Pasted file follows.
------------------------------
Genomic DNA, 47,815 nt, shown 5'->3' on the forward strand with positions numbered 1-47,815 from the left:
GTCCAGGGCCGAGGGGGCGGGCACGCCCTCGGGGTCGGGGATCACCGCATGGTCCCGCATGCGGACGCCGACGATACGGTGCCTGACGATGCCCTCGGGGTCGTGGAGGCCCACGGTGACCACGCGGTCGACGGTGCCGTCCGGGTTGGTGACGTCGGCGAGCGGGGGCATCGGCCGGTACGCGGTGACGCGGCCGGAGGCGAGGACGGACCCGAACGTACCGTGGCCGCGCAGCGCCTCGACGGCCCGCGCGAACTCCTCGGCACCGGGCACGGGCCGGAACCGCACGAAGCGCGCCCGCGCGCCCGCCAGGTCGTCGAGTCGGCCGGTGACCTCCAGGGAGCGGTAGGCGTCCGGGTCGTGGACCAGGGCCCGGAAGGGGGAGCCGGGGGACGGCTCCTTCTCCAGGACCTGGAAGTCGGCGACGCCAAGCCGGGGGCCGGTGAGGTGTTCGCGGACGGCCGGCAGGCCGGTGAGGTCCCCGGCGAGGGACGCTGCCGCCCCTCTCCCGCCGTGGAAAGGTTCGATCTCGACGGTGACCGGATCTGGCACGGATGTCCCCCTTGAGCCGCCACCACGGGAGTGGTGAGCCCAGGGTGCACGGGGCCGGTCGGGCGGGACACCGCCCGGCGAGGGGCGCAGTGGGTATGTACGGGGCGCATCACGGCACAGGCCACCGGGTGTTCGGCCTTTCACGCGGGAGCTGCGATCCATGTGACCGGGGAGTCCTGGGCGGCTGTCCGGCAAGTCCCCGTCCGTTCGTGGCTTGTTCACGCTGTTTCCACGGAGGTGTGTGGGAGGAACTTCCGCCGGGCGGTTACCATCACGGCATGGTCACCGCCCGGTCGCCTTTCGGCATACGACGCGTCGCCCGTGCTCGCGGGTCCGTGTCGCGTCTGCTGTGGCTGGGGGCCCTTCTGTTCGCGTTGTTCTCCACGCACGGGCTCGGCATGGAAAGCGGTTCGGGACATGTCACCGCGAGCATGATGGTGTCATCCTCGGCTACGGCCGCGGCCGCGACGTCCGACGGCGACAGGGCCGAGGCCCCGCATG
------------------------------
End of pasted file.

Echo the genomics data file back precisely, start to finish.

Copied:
Genomic DNA, 47,815 nt, shown 5'->3' on the forward strand with positions numbered 1-47,815 from the left:
GTCCAGGGCCGAGGGGGCGGGCACGCCCTCGGGGTCGGGGATCACCGCATGGTCCCGCATGCGGACGCCGACGATACGGTGCCTGACGATGCCCTCGGGGTCGTGGAGGCCCACGGTGACCACGCGGTCGACGGTGCCGTCCGGGTTGGTGACGTCGGCGAGCGGGGGCATCGGCCGGTACGCGGTGACGCGGCCGGAGGCGAGGACGGACCCGAACGTACCGTGGCCGCGCAGCGCCTCGACGGCCCGCGCGAACTCCTCGGCACCGGGCACGGGCCGGAACCGCACGAAGCGCGCCCGCGCGCCCGCCAGGTCGTCGAGTCGGCCGGTGACCTCCAGGGAGCGGTAGGCGTCCGGGTCGTGGACCAGGGCCCGGAAGGGGGAGCCGGGGGACGGCTCCTTCTCCAGGACCTGGAAGTCGGCGACGCCAAGCCGGGGGCCGGTGAGGTGTTCGCGGACGGCCGGCAGGCCGGTGAGGTCCCCGGCGAGGGACGCTGCCGCCCCTCTCCCGCCGTGGAAAGGTTCGATCTCGACGGTGACCGGATCTGGCACGGATGTCCCCCTTGAGCCGCCACCACGGGAGTGGTGAGCCCAGGGTGCACGGGGCCGGTCGGGCGGGACACCGCCCGGCGAGGGGCGCAGTGGGTATGTACGGGGCGCATCACGGCACAGGCCACCGGGTGTTCGGCCTTTCACGCGGGAGCTGCGATCCATGTGACCGGGGAGTCCTGGGCGGCTGTCCGGCAAGTCCCCGTCCGTTCGTGGCTTGTTCACGCTGTTTCCACGGAGGTGTGTGGGAGGAACTTCCGCCGGGCGGTTACCATCACGGCATGGTCACCGCCCGGTCGCCTTTCGGCATACGACGCGTCGCCCGTGCTCGCGGGTCCGTGTCGCGTCTGCTGTGGCTGGGGGCCCTTCTGTTCGCGTTGTTCTCCACGCACGGGCTCGGCATGGAAAGCGGTTCGGGACATGTCACCGCGAGCATGATGGTGTCATCCTCGGCTACGGCCGCGGCCGCGACGTCCGACGGCGACAGGGCCGAGGCCCCGCATG